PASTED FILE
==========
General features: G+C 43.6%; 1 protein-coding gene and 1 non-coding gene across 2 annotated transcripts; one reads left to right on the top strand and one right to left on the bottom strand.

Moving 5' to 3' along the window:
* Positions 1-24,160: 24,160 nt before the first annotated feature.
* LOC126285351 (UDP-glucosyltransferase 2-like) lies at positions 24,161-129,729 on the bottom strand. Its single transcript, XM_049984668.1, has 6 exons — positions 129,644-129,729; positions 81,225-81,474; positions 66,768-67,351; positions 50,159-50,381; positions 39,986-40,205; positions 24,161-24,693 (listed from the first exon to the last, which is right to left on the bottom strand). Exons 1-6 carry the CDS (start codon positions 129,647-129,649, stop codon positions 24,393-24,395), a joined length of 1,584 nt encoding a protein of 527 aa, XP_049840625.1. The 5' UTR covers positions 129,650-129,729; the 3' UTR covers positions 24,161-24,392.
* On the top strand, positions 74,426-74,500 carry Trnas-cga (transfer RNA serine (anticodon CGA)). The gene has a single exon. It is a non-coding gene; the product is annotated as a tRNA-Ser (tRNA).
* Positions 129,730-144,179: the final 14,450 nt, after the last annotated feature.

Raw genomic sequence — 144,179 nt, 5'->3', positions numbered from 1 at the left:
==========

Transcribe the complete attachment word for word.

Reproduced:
General features: G+C 43.6%; 1 protein-coding gene and 1 non-coding gene across 2 annotated transcripts; one reads left to right on the top strand and one right to left on the bottom strand.

Moving 5' to 3' along the window:
* Positions 1-24,160: 24,160 nt before the first annotated feature.
* LOC126285351 (UDP-glucosyltransferase 2-like) lies at positions 24,161-129,729 on the bottom strand. Its single transcript, XM_049984668.1, has 6 exons — positions 129,644-129,729; positions 81,225-81,474; positions 66,768-67,351; positions 50,159-50,381; positions 39,986-40,205; positions 24,161-24,693 (listed from the first exon to the last, which is right to left on the bottom strand). Exons 1-6 carry the CDS (start codon positions 129,647-129,649, stop codon positions 24,393-24,395), a joined length of 1,584 nt encoding a protein of 527 aa, XP_049840625.1. The 5' UTR covers positions 129,650-129,729; the 3' UTR covers positions 24,161-24,392.
* On the top strand, positions 74,426-74,500 carry Trnas-cga (transfer RNA serine (anticodon CGA)). The gene has a single exon. It is a non-coding gene; the product is annotated as a tRNA-Ser (tRNA).
* Positions 129,730-144,179: the final 14,450 nt, after the last annotated feature.

Raw genomic sequence — 144,179 nt, 5'->3', positions numbered from 1 at the left: